At breakfast this morning I happened to glance out of the window and notice a caterpillar walking slowly up the Wisteria. It is a caterpillar of a Vapourer Moth, which is odd because I have never seen the moth before. Female Vapourers are peculiar in that they don't have much in the way of wings and therefore remain more or less where they hatch, laying their eggs on the cocoon.
An Incredible Person I think you'll agree. Moth caterpillars are more interesting to look at than butterfly ones (on the whole). Talking of which, our Selection Box Of Whites are all growing well. Indeed, they are getting through cabbage at a ridiculous rate, and decimate a leaf virtually before your very eyes...
This is apart from the handful who have, as predicted, turned out to be harbouring parasitic wasps. Best to look away if you are of a delicate nature as the next pic is a rather graphic one of the wasp larvae bursting out of the live caterpillar. Eeewwwww! They take the living caterpillar over, controlling it's movements until they are ready to hatch out, and then the poor pillar person dies.
I checked the box this morning and discovered our first chrysalis, which is exciting. Several of the pillars are heading up onto the sides of the box and some are Sitting Very Still, which is the start of turning themselves into a chrysalis, so I'm hoping to get some pics of the in-between stages because it's fascinating to see. In fact I don't think this one has been all that long since he turned from caterpillar into pupa as you can still see the spots, so I suspect this is a Large White in the making. Once one goes they all start to turn, so it shouldn't be long before the box is full of butterflies.
Talking of chrysalises, I also spotted one hidden among the grasses of Magdalen Hill when we went in search of Painted Ladies (migrant butterflies) at the weekend. We didn't see any Ladies but I was pleased with the chrysalis. I wondered whether it was a moth, but I think on balance a butterfly is more likely as the moths tend to spin silk cocoons around the pupa whereas butterflies have these hardened shells of the chrysalis instead.
Magdalen also yielded this Rather Interesting Owl Pellet (they seem to be a bit like buses for me at the mo- haven't seen one in months and then two come along in the space of a week). I suspect this is also a Tawny, and presumably the colour is down to blackberries.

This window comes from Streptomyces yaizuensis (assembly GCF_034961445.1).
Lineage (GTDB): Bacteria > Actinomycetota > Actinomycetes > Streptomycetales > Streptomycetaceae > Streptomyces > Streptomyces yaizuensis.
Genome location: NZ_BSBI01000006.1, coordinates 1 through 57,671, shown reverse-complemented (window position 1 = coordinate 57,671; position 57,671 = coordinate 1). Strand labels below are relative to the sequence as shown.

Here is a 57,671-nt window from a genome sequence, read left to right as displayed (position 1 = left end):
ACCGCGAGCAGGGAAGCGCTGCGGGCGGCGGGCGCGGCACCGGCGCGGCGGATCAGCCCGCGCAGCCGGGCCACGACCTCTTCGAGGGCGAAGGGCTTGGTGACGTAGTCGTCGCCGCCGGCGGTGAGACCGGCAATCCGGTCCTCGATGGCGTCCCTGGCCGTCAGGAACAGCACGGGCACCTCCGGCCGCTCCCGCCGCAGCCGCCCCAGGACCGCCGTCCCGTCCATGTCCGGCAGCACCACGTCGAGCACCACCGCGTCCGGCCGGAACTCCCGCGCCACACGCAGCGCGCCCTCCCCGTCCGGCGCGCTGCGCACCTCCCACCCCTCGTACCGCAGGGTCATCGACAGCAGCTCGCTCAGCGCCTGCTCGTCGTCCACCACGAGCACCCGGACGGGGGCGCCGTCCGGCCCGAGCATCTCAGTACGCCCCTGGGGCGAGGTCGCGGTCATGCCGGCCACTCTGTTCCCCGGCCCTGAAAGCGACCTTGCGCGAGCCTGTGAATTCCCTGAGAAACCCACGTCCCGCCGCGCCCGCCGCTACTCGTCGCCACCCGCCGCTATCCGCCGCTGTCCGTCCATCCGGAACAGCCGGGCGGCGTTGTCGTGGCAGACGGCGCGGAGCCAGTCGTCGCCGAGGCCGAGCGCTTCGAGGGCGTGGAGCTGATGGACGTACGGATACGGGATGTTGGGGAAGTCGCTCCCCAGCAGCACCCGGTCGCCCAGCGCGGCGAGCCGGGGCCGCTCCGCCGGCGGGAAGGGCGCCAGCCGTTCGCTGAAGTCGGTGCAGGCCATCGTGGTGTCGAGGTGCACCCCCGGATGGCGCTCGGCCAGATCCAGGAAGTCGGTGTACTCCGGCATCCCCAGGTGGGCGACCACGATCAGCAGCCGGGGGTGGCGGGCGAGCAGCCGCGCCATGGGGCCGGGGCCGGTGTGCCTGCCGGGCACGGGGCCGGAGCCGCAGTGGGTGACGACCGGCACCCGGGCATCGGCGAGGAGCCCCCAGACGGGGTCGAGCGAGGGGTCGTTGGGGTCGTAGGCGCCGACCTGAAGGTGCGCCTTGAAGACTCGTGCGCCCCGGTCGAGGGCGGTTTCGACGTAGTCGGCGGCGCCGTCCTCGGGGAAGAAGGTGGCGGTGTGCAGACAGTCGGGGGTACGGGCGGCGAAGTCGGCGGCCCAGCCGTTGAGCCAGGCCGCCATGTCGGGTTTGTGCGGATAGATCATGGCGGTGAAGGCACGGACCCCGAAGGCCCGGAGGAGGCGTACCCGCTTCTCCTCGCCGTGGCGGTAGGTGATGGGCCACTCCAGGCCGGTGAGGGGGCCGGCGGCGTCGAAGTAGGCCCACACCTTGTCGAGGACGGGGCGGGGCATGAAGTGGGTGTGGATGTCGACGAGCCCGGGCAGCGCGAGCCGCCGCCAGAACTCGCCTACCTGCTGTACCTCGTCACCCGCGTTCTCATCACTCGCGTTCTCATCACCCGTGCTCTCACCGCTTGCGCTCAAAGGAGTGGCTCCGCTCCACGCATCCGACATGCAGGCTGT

We've been rather Blessed With Wildlife in recent weeks. For example, I've seen more crickets this year than any other. This rather smart chap was sitting on the bathroom wall over the weekend. Tiny Body, Enormous Legs.
And of course there are also My Moths, whose numbers seem to have peaked if the last few nights are anything to go by. No new species at all for the first time last night, and I was hoping to get to 300 this year! Oh well, they are still a Joy To Behold regardless.
M and I took a walk around a section of the Mottisfont Estate this morning, having jettisoned the boys to a friend's house and a field for metal detecting respectively. I was over-joyed to find two small blue butterflies flitting among the grasses. I managed to get close enough to take some pics and I think they are Common Blues. Just Beautiful. I find them totally magical and am still smiling about it. Such dainty little things.
A little further on, near the wheat field, there was also a Fritillary, this one I think is a High Brown, although I find Fritillaries very hard to ID so if anyone knows different please shout! These two today have taken my Butterfly Count for the year so far to 22, out of the 59 native species in the UK plus a few migrants. So I'm not doing too badly for butterflies either.
I was rather taken with the beautiful bright yellow of this flower, which I think is Cat's Ear, or possibly a Hawkbit of some variety. I love the rectangular petals.
Finally, I'll leave you with a Common Blue resting on some ripe wheat.
Have a good day all.